There are many things that go into the making of an effective meeting. We’re sharing some of the thoughts and ideas that we’ve found to work really well in a full day workshop, especially when bringing people together from multiple businesses. We encourage you to consider these few items for your meetings and retreats, and if and where they might fit. We’ll deal with the logistics of effective meetings in a different post.
In the beginning of each workshop, we discuss three concepts that help to set the context, keep everyone focusing forward, and help us make better choices throughout the day and going forward.
After initial introductions, we discuss context. We explore the concept of context and share that each of us is operating from a different vantage point and perspective. This is critical to the discussions that we will be having throughout the course of the next 1-2 days we spend together. What we can hold and how much will vary among the group and is not fixed for each individual. We explore the idea that our contexts change over time. The information we are able absorb and process evolves and changes both in quality and quantity. We build mental frameworks that enable us to process and recall things, and as those frameworks grow, so too does our ability to take in and use information.
When I moved to China at age 19, I spoke virtually no Chinese and read even less. I remember riding home from lunch with my roommate, Bill, who had studied for years, and us seeing a movie title outside a theater. Bill did not know what the title meant, but he looked at the characters and went through a mental process to memorize them so he could look them up when we got home. Take a look at these for 10 seconds, 真情, and without looking try to write them. If you do not read Chinese, you know exactly how I felt at that moment. There was no way. But Bill looked at them for about 10 seconds and then said, “OK, I’ve got it”. Got what, I said. “I can look them up when we get home.” How, I asked. I had no concept at that point that there are radicals, stroke order, stroke count, conventions, that enabled Bill to memorize the characters fairly easily and know how to look them up when we got home. But by the time I left China a year later I could do that too. My context had expanded so that I had a framework to process more ideas and literally more words.
Another illustration we use to explain context is to have people envision a “Garden”. You can try it right now. Just close your eyes and picture a garden. After doing that, does it match with any of these Gardens? Did it match all of them? Of course not. But are they all equally valid as gardens?
The point here is that we can often be using the same words and sometimes devolve into arguing over their meaning when we truly mean very different things. So, we ask that when don’t understand, or think we disagree with what is being said during the workshop discussions, that we all agree to ask more questions about the other person’s “garden”. We might learn that they are talking about a Zen garden, a vegetable garden, or the gardens of Versailles. All very different, but with the same name.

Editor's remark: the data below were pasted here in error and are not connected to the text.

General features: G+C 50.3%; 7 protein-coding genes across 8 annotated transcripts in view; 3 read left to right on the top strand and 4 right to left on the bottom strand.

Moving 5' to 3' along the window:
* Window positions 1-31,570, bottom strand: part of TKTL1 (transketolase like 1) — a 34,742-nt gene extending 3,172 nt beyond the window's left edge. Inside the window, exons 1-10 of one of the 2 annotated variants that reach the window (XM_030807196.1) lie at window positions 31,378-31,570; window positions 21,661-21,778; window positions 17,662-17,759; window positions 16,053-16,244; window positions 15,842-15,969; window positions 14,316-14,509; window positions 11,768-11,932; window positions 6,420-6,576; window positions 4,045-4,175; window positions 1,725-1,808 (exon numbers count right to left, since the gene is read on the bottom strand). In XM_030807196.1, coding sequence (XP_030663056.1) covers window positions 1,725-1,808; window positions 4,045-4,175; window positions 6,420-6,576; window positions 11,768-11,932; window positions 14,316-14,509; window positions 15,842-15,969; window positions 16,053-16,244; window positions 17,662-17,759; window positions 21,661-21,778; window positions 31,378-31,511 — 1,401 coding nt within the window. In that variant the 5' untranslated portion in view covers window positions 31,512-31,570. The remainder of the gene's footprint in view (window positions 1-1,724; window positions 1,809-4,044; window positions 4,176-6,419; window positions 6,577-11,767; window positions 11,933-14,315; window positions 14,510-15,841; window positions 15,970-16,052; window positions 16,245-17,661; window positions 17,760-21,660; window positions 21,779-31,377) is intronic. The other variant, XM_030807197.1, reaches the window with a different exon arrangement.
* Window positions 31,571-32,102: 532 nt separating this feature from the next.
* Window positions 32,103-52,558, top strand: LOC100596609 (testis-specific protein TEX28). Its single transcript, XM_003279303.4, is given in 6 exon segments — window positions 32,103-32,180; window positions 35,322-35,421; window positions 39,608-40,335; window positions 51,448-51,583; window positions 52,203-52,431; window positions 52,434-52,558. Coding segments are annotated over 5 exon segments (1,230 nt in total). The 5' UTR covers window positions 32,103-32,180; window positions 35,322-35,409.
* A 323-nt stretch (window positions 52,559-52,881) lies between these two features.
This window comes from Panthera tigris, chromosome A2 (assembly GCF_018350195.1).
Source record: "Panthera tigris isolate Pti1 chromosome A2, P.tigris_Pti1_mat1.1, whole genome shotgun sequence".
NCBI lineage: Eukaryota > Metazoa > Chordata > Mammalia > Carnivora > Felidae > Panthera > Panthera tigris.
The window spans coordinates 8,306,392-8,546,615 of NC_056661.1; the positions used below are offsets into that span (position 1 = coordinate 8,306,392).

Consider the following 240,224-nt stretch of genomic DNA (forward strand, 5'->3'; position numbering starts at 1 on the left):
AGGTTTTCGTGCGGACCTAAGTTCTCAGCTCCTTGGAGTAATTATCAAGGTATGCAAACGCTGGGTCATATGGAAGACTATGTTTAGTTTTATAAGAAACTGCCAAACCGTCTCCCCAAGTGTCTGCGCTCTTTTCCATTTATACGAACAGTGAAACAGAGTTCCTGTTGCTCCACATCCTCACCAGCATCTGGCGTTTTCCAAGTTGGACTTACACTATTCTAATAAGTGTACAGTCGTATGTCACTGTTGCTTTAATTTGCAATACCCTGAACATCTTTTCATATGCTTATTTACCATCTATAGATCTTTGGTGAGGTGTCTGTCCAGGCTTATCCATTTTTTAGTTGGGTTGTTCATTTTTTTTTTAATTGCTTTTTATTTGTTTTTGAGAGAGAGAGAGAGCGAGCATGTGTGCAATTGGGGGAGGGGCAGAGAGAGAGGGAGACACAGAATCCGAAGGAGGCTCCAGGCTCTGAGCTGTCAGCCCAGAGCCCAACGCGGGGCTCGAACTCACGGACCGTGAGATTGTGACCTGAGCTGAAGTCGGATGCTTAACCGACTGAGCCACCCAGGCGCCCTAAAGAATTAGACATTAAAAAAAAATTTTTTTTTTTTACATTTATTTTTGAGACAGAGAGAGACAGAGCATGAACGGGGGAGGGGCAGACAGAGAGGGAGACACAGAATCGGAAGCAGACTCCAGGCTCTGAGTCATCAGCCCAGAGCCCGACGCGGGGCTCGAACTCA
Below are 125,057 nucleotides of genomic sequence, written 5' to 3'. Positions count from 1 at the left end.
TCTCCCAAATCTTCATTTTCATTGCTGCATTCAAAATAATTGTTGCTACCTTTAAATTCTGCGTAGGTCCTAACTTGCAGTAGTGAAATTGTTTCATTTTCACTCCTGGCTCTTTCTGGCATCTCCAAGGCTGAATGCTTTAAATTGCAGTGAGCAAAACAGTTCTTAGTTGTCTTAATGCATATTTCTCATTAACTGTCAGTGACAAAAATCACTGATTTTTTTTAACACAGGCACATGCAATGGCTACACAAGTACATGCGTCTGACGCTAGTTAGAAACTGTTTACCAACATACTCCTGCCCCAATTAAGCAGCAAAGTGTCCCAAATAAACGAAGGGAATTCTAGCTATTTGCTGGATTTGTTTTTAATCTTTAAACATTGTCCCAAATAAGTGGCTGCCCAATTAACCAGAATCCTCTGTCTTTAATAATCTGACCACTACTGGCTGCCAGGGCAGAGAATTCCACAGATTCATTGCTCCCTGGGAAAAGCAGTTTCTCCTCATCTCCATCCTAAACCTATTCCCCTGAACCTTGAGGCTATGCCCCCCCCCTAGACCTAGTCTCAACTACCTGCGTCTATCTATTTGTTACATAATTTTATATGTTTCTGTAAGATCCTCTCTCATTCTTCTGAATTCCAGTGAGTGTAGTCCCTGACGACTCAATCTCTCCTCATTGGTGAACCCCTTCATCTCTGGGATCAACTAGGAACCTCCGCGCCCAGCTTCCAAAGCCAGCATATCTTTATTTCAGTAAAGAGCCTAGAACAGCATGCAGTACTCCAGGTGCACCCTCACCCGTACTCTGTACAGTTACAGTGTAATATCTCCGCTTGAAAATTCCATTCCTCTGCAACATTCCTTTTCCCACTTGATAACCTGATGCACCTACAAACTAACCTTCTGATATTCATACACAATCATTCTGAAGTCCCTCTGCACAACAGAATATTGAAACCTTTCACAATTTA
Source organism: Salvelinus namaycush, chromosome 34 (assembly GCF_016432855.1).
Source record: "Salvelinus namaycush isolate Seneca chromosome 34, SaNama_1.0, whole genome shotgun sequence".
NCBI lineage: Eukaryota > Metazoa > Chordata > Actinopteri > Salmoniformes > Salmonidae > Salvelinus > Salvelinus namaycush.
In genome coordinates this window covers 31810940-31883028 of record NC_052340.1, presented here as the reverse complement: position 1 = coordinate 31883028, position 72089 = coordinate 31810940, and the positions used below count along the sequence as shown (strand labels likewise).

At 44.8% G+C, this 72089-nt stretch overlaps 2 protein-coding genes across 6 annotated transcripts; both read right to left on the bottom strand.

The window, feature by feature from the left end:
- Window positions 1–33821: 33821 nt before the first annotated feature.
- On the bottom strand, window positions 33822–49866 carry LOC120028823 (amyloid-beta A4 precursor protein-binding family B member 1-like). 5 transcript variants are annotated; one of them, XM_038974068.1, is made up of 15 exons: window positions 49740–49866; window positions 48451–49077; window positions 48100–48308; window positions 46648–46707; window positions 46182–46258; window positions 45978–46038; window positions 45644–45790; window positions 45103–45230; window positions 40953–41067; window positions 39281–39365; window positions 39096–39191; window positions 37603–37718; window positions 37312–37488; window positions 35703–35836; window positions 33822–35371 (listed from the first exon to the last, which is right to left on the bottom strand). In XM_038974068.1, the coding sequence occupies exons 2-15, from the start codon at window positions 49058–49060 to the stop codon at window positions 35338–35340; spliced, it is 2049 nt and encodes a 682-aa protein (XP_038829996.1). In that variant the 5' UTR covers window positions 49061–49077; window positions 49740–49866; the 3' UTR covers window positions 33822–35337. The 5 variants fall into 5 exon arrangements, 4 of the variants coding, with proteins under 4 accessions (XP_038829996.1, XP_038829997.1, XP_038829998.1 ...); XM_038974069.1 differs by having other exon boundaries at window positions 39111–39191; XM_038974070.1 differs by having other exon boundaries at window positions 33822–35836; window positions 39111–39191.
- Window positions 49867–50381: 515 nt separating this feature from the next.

Another of the things we do early in our workshops is introduce the idea that we cannot change the past. Whatever happened yesterday happened. Whatever happened when you were 14, or in college, or last year, it happened. And there is not a thing in the world any of us can do to change what has already happened. We can learn, we can process, we can forget. But we cannot change it.
What we can change is the future. Instead of getting frustrated during the workshop about things we “should have done earlier”, we acknowledge and give ourselves permission to let go of that and focus forward on the things we will do next.
The rest of today is in your control, right now. The choices you make will determine much of what happens for the remainder of today. Tomorrow is in your control and so are the days after that. We are extremely fortunate to have a great deal of freedom and control over our actions. So, our challenge is to not repeat the same mistakes, but at least make new ones. And as we try new things, we know that not everything will work out perfectly. We will make mistakes. So, we agree to learn from each other and not to repeat or own mistakes and also try to avoid those we’ve learned from others. By making new and novel mistakes we can learn new things and continue to move forward.
And the final thing we go through to kick off the day and set our group’s context is about those choices and mistakes we are going to make. Those characters, 真情 (Zhēnqíng), they mean basically to be true to yourself. Like Shakespeare’s “This above all: to thine own self be true” from Hamlet, we agree that each of us will make different choices about what is important, what actions we will take upon conclusion of the workshop, and what things we will say no to. Our contexts and our situations are each different, so therefore must our priorities and actions be. We must not be swayed by others, but set our own priorities and action items to achieve our own personal goals in our own personal situations. We basically customize our plans by applying each of these concepts.
We hope that these help you have more productive strategy days, off-sites, workshops and meetings. Acknowledging and setting context, looking forward and forgiving our pasts, and being true to ourselves in our choices and actions can have powerful impacts for all involved.